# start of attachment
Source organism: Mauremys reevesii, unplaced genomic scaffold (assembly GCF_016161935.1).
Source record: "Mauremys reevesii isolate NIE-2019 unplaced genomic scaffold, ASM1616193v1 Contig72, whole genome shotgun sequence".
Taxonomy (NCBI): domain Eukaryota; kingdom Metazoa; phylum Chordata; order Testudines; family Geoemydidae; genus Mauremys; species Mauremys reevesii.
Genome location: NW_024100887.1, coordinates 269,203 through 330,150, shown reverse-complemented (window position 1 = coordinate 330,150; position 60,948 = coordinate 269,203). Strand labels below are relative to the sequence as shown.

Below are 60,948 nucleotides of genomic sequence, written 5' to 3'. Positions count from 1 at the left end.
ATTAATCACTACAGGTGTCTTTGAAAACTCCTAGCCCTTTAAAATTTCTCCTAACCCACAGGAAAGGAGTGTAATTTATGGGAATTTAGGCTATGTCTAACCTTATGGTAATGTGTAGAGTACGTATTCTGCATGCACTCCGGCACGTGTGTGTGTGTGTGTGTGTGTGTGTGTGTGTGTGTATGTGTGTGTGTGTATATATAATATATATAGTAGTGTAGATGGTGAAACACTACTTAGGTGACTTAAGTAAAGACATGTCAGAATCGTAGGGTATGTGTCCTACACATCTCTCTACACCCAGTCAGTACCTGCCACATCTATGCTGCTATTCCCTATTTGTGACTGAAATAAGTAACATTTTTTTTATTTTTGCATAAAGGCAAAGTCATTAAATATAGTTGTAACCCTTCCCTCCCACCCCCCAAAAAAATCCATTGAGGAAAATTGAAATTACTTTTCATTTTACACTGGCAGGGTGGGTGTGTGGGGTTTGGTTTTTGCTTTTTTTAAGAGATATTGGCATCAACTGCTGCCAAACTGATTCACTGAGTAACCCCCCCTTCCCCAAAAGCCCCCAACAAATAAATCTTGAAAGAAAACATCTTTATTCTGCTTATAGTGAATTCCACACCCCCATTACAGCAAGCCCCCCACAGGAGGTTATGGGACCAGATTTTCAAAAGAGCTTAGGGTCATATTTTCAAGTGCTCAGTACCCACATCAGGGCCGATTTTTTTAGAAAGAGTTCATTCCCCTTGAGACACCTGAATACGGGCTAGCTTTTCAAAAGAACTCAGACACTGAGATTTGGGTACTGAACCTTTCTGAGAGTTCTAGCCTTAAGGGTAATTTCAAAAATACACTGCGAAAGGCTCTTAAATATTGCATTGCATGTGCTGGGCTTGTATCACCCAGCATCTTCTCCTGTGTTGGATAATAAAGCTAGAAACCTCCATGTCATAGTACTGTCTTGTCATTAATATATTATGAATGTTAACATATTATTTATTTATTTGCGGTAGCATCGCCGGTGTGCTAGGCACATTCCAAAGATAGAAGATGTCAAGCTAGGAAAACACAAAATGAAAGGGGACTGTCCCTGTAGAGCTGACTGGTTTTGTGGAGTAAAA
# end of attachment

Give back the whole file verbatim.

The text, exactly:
Source organism: Mauremys reevesii, unplaced genomic scaffold (assembly GCF_016161935.1).
Source record: "Mauremys reevesii isolate NIE-2019 unplaced genomic scaffold, ASM1616193v1 Contig72, whole genome shotgun sequence".
Taxonomy (NCBI): domain Eukaryota; kingdom Metazoa; phylum Chordata; order Testudines; family Geoemydidae; genus Mauremys; species Mauremys reevesii.
Genome location: NW_024100887.1, coordinates 269,203 through 330,150, shown reverse-complemented (window position 1 = coordinate 330,150; position 60,948 = coordinate 269,203). Strand labels below are relative to the sequence as shown.

Below are 60,948 nucleotides of genomic sequence, written 5' to 3'. Positions count from 1 at the left end.
ATTAATCACTACAGGTGTCTTTGAAAACTCCTAGCCCTTTAAAATTTCTCCTAACCCACAGGAAAGGAGTGTAATTTATGGGAATTTAGGCTATGTCTAACCTTATGGTAATGTGTAGAGTACGTATTCTGCATGCACTCCGGCACGTGTGTGTGTGTGTGTGTGTGTGTGTGTGTGTGTGTATGTGTGTGTGTGTATATATAATATATATAGTAGTGTAGATGGTGAAACACTACTTAGGTGACTTAAGTAAAGACATGTCAGAATCGTAGGGTATGTGTCCTACACATCTCTCTACACCCAGTCAGTACCTGCCACATCTATGCTGCTATTCCCTATTTGTGACTGAAATAAGTAACATTTTTTTTATTTTTGCATAAAGGCAAAGTCATTAAATATAGTTGTAACCCTTCCCTCCCACCCCCCAAAAAAATCCATTGAGGAAAATTGAAATTACTTTTCATTTTACACTGGCAGGGTGGGTGTGTGGGGTTTGGTTTTTGCTTTTTTTAAGAGATATTGGCATCAACTGCTGCCAAACTGATTCACTGAGTAACCCCCCCTTCCCCAAAAGCCCCCAACAAATAAATCTTGAAAGAAAACATCTTTATTCTGCTTATAGTGAATTCCACACCCCCATTACAGCAAGCCCCCCACAGGAGGTTATGGGACCAGATTTTCAAAAGAGCTTAGGGTCATATTTTCAAGTGCTCAGTACCCACATCAGGGCCGATTTTTTTAGAAAGAGTTCATTCCCCTTGAGACACCTGAATACGGGCTAGCTTTTCAAAAGAACTCAGACACTGAGATTTGGGTACTGAACCTTTCTGAGAGTTCTAGCCTTAAGGGTAATTTCAAAAATACACTGCGAAAGGCTCTTAAATATTGCATTGCATGTGCTGGGCTTGTATCACCCAGCATCTTCTCCTGTGTTGGATAATAAAGCTAGAAACCTCCATGTCATAGTACTGTCTTGTCATTAATATATTATGAATGTTAACATATTATTTATTTATTTGCGGTAGCATCGCCGGTGTGCTAGGCACATTCCAAAGATAGAAGATGTCAAGCTAGGAAAACACAAAATGAAAGGGGACTGTCCCTGTAGAGCTGACTGGTTTTGTGGAGTAAAA